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Public Health and Epidemiology - Respiratory Medicine


Multiple Analytical Approaches Reveal Distinct Gene-Environment Interactions in Smokers and Non Smokers in Lung Cancer
Published: Monday, December 19, 2011
Author: Rakhshan Ihsan et al.

by Rakhshan Ihsan, Pradeep Singh Chauhan, Ashwani Kumar Mishra, Dhirendra Singh Yadav, Mishi Kaushal, Jagannath Dev Sharma, Eric Zomawia, Yogesh Verma, Sujala Kapur, Sunita Saxena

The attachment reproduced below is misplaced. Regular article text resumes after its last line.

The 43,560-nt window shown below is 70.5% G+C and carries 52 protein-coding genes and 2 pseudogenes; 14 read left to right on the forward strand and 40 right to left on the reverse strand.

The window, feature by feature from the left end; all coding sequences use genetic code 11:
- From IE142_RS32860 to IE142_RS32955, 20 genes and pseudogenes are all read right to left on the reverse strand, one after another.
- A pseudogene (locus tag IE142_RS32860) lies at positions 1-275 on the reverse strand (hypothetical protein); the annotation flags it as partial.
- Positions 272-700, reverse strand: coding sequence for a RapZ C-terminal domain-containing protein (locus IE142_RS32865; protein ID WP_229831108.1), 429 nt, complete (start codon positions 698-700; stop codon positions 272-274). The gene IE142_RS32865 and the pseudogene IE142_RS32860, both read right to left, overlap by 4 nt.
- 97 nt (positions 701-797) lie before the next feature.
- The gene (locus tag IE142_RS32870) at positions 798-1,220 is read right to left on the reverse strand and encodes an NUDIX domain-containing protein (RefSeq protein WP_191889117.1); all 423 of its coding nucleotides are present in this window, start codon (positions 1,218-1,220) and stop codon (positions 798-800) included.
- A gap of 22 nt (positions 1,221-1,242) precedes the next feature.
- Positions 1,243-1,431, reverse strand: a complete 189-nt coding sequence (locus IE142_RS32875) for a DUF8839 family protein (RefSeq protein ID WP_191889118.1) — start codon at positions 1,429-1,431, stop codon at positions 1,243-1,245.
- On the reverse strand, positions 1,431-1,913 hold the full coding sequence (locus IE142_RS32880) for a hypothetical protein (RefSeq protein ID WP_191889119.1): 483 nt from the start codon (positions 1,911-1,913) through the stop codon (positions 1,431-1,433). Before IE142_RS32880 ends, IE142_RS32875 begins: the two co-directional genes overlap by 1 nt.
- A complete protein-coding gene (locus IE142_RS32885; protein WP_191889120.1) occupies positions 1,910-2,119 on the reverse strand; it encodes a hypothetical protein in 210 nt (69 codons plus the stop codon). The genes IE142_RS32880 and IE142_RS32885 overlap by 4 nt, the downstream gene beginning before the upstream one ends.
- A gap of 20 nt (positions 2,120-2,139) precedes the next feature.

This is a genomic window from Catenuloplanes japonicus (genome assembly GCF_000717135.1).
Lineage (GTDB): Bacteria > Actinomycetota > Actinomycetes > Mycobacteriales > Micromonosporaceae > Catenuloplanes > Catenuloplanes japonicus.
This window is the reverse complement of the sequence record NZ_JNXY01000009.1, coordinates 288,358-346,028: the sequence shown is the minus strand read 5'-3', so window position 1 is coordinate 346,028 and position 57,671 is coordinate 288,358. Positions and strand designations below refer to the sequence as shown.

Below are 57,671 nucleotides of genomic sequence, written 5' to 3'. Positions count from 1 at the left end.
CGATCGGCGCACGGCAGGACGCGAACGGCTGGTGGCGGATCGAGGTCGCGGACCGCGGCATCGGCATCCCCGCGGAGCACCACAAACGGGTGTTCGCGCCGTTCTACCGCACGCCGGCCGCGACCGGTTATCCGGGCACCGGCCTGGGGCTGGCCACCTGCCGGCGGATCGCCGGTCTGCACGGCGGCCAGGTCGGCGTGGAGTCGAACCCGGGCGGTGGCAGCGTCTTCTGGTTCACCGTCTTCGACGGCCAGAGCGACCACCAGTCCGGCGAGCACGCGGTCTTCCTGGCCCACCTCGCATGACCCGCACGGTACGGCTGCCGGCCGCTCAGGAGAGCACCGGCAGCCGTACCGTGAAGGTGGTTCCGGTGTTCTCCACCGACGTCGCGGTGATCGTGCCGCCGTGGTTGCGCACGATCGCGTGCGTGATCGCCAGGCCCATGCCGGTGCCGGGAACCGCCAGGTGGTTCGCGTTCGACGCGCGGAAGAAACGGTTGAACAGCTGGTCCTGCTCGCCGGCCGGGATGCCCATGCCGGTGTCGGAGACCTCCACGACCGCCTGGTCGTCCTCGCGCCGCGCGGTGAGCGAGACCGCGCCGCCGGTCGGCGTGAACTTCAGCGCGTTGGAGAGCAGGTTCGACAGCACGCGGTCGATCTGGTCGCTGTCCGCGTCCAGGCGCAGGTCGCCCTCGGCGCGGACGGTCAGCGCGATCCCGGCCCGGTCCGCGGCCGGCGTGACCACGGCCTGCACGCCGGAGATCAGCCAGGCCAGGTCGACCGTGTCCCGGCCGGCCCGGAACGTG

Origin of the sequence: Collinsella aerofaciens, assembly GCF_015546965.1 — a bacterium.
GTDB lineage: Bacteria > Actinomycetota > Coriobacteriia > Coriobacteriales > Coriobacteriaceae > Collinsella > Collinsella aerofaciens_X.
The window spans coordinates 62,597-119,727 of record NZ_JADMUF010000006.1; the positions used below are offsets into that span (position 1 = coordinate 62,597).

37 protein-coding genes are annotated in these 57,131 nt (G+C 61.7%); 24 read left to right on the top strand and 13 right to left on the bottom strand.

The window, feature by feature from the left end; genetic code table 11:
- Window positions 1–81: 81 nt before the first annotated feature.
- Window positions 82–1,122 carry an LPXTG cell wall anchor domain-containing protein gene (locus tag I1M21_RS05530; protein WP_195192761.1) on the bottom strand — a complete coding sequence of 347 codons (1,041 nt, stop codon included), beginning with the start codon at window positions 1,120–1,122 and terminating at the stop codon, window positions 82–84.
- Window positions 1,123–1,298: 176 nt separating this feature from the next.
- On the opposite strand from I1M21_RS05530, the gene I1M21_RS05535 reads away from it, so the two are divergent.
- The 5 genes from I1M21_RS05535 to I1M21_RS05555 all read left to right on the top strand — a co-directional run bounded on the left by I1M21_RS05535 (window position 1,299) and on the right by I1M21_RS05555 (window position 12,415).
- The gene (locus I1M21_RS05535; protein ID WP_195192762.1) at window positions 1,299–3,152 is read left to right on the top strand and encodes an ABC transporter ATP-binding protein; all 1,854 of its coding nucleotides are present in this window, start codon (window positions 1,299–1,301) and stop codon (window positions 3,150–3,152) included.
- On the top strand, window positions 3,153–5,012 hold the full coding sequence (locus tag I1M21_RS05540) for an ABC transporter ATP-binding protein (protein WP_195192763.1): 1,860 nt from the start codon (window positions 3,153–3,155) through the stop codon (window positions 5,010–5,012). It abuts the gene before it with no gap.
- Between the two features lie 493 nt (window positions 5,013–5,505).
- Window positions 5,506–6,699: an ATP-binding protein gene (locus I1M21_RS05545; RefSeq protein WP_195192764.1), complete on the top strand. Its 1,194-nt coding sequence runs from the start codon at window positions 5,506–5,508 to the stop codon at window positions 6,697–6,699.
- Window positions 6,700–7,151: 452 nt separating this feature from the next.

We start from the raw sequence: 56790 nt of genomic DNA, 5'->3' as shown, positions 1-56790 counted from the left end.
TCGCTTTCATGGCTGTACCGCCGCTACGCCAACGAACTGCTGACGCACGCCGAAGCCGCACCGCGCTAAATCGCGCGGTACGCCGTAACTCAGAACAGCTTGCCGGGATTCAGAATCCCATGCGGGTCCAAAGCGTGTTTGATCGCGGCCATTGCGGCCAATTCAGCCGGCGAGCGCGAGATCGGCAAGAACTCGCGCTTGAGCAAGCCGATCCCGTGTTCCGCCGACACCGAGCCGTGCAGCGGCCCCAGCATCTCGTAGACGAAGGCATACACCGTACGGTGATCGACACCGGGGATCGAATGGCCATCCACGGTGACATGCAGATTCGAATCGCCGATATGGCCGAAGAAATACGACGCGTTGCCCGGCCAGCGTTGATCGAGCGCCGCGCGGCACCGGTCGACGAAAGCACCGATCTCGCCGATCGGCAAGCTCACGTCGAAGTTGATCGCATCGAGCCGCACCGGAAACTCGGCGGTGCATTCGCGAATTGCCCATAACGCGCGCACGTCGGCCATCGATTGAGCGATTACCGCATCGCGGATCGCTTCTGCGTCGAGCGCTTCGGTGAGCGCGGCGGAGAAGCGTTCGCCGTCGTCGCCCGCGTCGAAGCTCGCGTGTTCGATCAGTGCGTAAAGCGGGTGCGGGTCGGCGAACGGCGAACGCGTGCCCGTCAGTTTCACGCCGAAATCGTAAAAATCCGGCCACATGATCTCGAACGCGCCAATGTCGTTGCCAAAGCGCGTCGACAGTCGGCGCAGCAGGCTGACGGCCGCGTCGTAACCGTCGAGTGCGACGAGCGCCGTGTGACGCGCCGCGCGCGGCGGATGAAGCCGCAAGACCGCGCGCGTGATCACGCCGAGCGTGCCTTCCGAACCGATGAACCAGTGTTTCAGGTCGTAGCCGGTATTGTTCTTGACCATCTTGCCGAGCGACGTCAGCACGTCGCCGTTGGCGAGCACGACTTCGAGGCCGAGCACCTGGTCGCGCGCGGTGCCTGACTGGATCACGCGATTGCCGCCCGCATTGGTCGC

Complex disease such as cancer results from interactions of multiple genetic and environmental factors. Studying these factors singularly cannot explain the underlying pathogenetic mechanism of the disease. Multi-analytical approach, including logistic regression (LR), classification and regression tree (CART) and multifactor dimensionality reduction (MDR), was applied in 188 lung cancer cases and 290 controls to explore high order interactions among xenobiotic metabolizing genes and environmental risk factors. Smoking was identified as the predominant risk factor by all three analytical approaches. Individually, CYP1A1*2A polymorphism was significantly associated with increased lung cancer risk (OR?=?1.69;95%CI?=?1.11–2.59,p?=?0.01), whereas EPHX1 Tyr113His and SULT1A1 Arg213His conferred reduced risk (OR?=?0.40;95%CI?=?0.25–0.65,p<0.001 and OR?=?0.51;95%CI?=?0.33–0.78,p?=?0.002 respectively). In smokers, EPHX1 Tyr113His and SULT1A1 Arg213His polymorphisms reduced the risk of lung cancer, whereas CYP1A1*2A, CYP1A1*2C and GSTP1 Ile105Val imparted increased risk in non-smokers only. While exploring non-linear interactions through CART analysis, smokers carrying the combination of EPHX1 113TC (Tyr/His), SULT1A1 213GG (Arg/Arg) or AA (His/His) and GSTM1 null genotypes showed the highest risk for lung cancer (OR?=?3.73;95%CI?=?1.33–10.55,p?=?0.006), whereas combined effect of CYP1A1*2A 6235CC or TC, SULT1A1 213GG (Arg/Arg) and betel quid chewing showed maximum risk in non-smokers (OR?=?2.93;95%CI?=?1.15–7.51,p?=?0.01). MDR analysis identified two distinct predictor models for the risk of lung cancer in smokers (tobacco chewing, EPHX1 Tyr113His, and SULT1A1 Arg213His) and non-smokers (CYP1A1*2A, GSTP1 Ile105Val and SULT1A1 Arg213His) with testing balance accuracy (TBA) of 0.6436 and 0.6677 respectively. Interaction entropy interpretations of MDR results showed non-additive interactions of tobacco chewing with SULT1A1 Arg213His and EPHX1 Tyr113His in smokers and SULT1A1 Arg213His with GSTP1 Ile105Val and CYP1A1*2C in nonsmokers. These results identified distinct gene-gene and gene environment interactions in smokers and non-smokers, which confirms the importance of multifactorial interaction in risk assessment of lung cancer.
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